In late 2004, reports began to surface of CIA operatives using modified commercial aircraft for extraordinary rendition, the practice of illegally kidnapping suspected terrorists and flying them to secret bases in foreign countries for torture and interrogation.
To heighten public awareness and to facilitate public participation in monitoring this illicit practice, Trevor Paglen and the Institute for Applied Autonomy propose Terminal Air, a dynamic information artwork that aggregates and visualizes torture taxi data.
Combining data supplied by the Federal Aviation Administration with information harvested from the network of "planespotters" --who collect photos, flight plans, and other aircraft ephemera to track CIA torture planes, Terminal Air will enable users to track CIA-operated flights between commercial airports and military bases around the world; and to trace the history of individual aircraft through the shadow networks of front companies and nonexistent individuals that the government uses to obscure the planes' identities and purposes. Visitors to the project website will see a regularly updated map showing the arrivals and departures of known torture taxis, their destinations and information about the front company operating them. Registered users will be able to be notified via SMS when a CIA torture plan is arriving at an airport near them and will be encouraged to post photographs of the planes to the site. In addition, a large-scale, multi-display installation will be developed to bring the project to audiences at various venues.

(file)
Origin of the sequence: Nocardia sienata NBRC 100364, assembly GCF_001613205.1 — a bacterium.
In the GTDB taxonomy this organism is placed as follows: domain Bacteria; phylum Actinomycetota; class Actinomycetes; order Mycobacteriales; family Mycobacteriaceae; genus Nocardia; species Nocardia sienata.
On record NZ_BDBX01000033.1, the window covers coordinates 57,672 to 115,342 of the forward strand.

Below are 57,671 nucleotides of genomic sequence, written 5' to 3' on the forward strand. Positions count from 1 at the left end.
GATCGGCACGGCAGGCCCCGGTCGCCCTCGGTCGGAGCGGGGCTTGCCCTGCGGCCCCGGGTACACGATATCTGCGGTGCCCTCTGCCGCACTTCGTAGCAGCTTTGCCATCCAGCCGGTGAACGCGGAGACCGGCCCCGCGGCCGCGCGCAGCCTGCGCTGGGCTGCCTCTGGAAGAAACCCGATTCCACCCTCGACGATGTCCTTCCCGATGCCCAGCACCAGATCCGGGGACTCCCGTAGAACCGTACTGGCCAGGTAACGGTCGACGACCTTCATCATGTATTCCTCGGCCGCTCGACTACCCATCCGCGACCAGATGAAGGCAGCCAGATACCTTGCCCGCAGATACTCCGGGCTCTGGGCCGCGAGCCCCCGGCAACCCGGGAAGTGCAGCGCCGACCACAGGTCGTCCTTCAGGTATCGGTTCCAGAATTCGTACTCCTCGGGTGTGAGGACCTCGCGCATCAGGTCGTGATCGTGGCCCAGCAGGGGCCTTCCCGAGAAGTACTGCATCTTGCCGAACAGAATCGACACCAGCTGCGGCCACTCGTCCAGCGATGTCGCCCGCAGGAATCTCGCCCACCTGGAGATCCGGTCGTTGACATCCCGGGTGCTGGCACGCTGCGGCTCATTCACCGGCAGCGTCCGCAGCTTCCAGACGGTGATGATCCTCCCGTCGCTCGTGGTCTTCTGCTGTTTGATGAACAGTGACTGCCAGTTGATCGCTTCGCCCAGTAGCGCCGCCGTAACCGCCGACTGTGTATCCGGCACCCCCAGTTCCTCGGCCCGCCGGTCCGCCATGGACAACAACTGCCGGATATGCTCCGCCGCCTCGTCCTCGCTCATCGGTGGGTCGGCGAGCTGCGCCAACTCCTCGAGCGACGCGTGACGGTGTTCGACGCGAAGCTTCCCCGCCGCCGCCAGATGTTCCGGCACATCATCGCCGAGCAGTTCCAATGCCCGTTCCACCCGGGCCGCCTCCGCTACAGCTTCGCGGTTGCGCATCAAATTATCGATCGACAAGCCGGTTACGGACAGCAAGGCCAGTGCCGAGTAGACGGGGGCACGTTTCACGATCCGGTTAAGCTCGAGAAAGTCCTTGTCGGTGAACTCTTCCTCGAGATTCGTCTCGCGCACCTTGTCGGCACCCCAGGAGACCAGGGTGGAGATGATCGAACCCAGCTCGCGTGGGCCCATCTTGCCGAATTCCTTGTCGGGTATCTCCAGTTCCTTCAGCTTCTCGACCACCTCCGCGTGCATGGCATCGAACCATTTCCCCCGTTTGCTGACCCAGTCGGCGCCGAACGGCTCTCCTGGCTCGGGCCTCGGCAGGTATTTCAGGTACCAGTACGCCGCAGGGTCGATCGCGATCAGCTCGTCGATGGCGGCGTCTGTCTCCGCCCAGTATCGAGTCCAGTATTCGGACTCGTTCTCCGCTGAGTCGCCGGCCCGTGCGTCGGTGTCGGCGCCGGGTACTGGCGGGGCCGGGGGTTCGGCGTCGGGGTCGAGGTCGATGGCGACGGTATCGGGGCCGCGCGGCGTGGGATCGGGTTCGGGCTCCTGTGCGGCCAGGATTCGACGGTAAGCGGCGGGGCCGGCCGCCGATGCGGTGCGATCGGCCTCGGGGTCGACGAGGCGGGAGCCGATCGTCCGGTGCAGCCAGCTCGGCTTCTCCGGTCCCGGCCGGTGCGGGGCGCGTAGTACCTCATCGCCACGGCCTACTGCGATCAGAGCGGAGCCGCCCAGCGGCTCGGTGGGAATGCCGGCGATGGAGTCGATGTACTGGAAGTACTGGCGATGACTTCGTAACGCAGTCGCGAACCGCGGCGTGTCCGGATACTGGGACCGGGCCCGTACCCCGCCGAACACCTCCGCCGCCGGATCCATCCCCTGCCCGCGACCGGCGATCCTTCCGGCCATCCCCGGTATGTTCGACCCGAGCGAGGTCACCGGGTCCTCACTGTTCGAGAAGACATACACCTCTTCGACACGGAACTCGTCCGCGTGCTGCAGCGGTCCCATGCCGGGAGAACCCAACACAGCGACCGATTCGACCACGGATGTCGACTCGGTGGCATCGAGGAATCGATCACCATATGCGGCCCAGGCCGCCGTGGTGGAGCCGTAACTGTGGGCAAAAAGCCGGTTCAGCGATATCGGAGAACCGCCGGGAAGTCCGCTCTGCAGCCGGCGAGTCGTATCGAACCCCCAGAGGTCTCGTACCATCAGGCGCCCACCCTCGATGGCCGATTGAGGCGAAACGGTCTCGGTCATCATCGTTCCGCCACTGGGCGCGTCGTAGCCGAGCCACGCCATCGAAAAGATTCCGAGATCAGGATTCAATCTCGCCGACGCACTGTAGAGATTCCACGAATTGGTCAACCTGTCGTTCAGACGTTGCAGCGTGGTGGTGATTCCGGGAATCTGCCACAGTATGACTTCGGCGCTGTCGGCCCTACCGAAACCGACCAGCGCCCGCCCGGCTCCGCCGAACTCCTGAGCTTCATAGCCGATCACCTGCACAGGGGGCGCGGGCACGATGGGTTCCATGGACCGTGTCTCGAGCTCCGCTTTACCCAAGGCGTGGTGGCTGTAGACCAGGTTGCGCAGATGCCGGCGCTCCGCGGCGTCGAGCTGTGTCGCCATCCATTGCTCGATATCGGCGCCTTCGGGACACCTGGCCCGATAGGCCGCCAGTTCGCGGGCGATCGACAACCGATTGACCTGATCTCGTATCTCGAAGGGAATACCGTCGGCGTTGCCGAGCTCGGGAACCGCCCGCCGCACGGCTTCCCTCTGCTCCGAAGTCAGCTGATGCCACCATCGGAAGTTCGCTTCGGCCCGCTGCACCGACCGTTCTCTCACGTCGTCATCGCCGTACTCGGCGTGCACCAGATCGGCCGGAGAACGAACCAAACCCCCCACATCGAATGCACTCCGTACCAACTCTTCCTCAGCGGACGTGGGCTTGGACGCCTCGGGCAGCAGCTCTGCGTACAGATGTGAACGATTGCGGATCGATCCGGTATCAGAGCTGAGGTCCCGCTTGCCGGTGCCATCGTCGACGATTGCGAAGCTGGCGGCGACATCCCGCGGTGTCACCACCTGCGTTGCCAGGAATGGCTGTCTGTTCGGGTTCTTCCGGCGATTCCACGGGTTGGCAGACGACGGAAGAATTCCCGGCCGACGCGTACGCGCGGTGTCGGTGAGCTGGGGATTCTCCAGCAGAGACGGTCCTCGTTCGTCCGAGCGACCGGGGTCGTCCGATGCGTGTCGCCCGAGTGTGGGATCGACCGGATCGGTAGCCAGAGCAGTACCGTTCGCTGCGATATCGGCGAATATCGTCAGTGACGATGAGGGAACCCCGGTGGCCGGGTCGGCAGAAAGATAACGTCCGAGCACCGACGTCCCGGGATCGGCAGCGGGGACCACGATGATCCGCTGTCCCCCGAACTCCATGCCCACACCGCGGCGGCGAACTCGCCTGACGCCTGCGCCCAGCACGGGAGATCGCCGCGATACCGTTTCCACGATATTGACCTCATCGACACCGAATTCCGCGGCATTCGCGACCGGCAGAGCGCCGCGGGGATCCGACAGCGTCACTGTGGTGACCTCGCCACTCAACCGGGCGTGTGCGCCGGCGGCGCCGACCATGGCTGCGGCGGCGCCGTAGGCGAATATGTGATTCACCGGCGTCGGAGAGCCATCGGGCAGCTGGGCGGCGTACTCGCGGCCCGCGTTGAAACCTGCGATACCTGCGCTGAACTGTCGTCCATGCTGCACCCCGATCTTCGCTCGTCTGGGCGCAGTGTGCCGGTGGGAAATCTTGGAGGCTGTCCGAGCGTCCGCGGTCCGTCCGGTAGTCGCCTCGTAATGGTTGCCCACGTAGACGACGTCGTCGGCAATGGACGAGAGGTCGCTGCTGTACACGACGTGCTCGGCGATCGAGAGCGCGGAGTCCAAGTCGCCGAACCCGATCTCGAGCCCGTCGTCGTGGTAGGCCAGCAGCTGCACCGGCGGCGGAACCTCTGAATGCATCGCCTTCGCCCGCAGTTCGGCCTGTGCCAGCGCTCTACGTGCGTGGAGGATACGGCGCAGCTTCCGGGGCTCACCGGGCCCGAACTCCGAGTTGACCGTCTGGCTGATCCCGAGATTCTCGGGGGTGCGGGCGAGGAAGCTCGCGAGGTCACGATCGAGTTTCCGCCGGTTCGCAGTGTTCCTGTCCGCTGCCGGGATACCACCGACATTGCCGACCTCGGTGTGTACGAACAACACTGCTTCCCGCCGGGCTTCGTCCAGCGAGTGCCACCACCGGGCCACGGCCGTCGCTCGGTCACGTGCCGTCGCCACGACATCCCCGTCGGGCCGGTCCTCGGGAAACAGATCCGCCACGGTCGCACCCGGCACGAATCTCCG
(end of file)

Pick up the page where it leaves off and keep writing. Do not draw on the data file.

The work is another awarded commissions by Rhizome to assist artists in creating original works of Internet-based art.